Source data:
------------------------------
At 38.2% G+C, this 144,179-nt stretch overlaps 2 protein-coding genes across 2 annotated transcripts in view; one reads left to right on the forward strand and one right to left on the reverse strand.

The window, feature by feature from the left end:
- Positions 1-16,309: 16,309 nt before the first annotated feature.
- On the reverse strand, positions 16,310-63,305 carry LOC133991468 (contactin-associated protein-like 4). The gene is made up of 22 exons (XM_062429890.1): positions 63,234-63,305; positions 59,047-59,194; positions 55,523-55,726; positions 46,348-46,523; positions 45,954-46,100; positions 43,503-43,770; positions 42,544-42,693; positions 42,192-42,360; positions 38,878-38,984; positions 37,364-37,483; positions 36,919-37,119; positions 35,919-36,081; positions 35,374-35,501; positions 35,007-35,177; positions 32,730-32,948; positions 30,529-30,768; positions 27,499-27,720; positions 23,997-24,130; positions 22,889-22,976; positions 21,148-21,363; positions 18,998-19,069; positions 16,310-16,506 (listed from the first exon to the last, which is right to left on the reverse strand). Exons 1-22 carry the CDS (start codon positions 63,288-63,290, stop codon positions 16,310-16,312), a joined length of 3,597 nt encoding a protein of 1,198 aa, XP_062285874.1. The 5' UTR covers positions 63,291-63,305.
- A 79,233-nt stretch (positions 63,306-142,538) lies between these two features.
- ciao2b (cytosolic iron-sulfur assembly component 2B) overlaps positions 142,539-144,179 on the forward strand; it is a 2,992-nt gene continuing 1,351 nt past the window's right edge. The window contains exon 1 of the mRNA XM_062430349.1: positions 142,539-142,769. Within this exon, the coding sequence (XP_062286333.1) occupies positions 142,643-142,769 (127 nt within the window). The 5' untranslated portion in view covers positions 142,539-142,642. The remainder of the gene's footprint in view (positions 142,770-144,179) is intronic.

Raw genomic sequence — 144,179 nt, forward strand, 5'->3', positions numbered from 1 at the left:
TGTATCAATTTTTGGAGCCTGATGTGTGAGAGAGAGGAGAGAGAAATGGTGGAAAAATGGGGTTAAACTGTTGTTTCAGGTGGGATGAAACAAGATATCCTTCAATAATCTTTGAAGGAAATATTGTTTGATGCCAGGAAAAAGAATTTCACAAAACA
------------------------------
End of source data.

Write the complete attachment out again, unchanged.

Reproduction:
At 38.2% G+C, this 144,179-nt stretch overlaps 2 protein-coding genes across 2 annotated transcripts in view; one reads left to right on the forward strand and one right to left on the reverse strand.

The window, feature by feature from the left end:
- Positions 1-16,309: 16,309 nt before the first annotated feature.
- On the reverse strand, positions 16,310-63,305 carry LOC133991468 (contactin-associated protein-like 4). The gene is made up of 22 exons (XM_062429890.1): positions 63,234-63,305; positions 59,047-59,194; positions 55,523-55,726; positions 46,348-46,523; positions 45,954-46,100; positions 43,503-43,770; positions 42,544-42,693; positions 42,192-42,360; positions 38,878-38,984; positions 37,364-37,483; positions 36,919-37,119; positions 35,919-36,081; positions 35,374-35,501; positions 35,007-35,177; positions 32,730-32,948; positions 30,529-30,768; positions 27,499-27,720; positions 23,997-24,130; positions 22,889-22,976; positions 21,148-21,363; positions 18,998-19,069; positions 16,310-16,506 (listed from the first exon to the last, which is right to left on the reverse strand). Exons 1-22 carry the CDS (start codon positions 63,288-63,290, stop codon positions 16,310-16,312), a joined length of 3,597 nt encoding a protein of 1,198 aa, XP_062285874.1. The 5' UTR covers positions 63,291-63,305.
- A 79,233-nt stretch (positions 63,306-142,538) lies between these two features.
- ciao2b (cytosolic iron-sulfur assembly component 2B) overlaps positions 142,539-144,179 on the forward strand; it is a 2,992-nt gene continuing 1,351 nt past the window's right edge. The window contains exon 1 of the mRNA XM_062430349.1: positions 142,539-142,769. Within this exon, the coding sequence (XP_062286333.1) occupies positions 142,643-142,769 (127 nt within the window). The 5' untranslated portion in view covers positions 142,539-142,642. The remainder of the gene's footprint in view (positions 142,770-144,179) is intronic.

Raw genomic sequence — 144,179 nt, forward strand, 5'->3', positions numbered from 1 at the left:
TGTATCAATTTTTGGAGCCTGATGTGTGAGAGAGAGGAGAGAGAAATGGTGGAAAAATGGGGTTAAACTGTTGTTTCAGGTGGGATGAAACAAGATATCCTTCAATAATCTTTGAAGGAAATATTGTTTGATGCCAGGAAAAAGAATTTCACAAAACA